'Enigma' machine used to send coded messages during WWII on display in Saskatoon
Recovered from a German submarine, a Second World War message-encryption machine known as an "Enigma" has landed in Saskatoon at the Diefenbaker Canada Centre at the University of Saskatchewan.
The Enigma machine is a cipher device developed to protect military communications. It was invented by Dutchman Hugo Koch in 1919 and was mainly used for business purposes.
According to the exhibit titled Cipher-Decipher, the Enigma machine was adapted by the Germans and used to transmit secret messages during the war.
“As you put your message in it, the machine randomly spits out a string of letters. So to be able to then put the random string of letters back into the enigma machine to spit out the message you had to have the proper settings,” curator and exhibit manager Heather Fraser said.
“They would change the setting every day so the corresponding letters would change, which is why it was so hard for the Allies to decode the messages if they didn’t have the proper settings.”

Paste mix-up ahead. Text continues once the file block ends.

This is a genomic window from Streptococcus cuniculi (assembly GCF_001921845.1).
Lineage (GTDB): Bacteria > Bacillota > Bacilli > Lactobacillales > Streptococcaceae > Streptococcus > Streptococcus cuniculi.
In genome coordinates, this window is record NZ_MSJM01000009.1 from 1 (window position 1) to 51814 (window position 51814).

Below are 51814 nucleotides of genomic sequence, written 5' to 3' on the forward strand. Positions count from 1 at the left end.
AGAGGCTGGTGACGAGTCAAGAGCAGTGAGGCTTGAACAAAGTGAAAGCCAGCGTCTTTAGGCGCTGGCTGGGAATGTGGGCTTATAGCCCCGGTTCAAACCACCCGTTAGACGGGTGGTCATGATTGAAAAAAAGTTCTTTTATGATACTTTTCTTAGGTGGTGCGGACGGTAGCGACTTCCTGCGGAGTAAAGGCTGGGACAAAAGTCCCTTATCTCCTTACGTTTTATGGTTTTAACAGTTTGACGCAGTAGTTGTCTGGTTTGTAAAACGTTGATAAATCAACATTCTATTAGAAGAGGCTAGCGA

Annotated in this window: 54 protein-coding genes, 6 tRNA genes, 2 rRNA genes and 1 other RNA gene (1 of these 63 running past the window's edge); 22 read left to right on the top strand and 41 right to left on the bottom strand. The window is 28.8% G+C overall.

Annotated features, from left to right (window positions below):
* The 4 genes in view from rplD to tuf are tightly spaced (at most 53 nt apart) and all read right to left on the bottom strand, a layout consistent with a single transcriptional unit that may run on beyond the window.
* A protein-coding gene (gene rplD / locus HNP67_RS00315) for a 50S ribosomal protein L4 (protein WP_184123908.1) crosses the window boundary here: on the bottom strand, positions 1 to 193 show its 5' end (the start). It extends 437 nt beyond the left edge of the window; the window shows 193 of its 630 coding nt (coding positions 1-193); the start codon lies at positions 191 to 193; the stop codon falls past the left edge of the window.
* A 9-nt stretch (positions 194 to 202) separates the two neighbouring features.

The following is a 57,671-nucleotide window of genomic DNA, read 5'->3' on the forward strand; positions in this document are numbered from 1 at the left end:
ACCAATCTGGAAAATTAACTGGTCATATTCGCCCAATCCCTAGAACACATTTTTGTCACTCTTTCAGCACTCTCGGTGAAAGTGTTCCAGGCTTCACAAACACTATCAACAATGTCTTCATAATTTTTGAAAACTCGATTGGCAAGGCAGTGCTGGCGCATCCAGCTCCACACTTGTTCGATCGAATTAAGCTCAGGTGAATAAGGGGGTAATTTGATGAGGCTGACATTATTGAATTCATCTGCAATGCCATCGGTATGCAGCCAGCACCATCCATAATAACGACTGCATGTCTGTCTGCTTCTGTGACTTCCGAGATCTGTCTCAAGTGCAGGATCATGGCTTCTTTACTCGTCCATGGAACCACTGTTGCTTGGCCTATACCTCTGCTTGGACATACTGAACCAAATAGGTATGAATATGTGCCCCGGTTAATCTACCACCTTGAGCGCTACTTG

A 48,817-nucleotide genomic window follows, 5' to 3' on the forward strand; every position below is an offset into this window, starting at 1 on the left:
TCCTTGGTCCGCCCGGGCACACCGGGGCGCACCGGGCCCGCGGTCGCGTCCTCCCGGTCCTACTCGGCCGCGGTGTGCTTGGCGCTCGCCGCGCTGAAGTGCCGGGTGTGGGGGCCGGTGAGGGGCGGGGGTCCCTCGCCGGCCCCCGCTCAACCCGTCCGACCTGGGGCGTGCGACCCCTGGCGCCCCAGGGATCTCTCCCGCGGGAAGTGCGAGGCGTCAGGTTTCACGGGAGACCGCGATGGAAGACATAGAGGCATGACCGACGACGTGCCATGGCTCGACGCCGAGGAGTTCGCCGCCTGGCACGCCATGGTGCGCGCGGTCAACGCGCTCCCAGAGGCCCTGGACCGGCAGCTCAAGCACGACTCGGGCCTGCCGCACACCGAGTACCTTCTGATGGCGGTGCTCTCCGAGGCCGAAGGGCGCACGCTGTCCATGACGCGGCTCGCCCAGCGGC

The rotors in the Enigma make the cipher strong, Fraser said. Internal wiring connects contact points on one side of the rotor to contacts on the other side. The electrical signal enters the rotor as one letter and leaves as another.
The exhibit features interactive activities so people can see how the Enigma works without touching it.
Ashley Boehm brought her two children to the exhibit. She said it’s incredible to see the Enigma intact.
“It’s incredible to think about how far we’ve come with technology with our phones, but to look at this and see the technology they already had during the war and what it could do, it’s a super cool exhibit and we enjoyed our time here,” Boehm said.
The exhibit from Ingenium, a museum in Ottawa, will be on display in Saskatoon until Sept. 11. Tours can be booked online.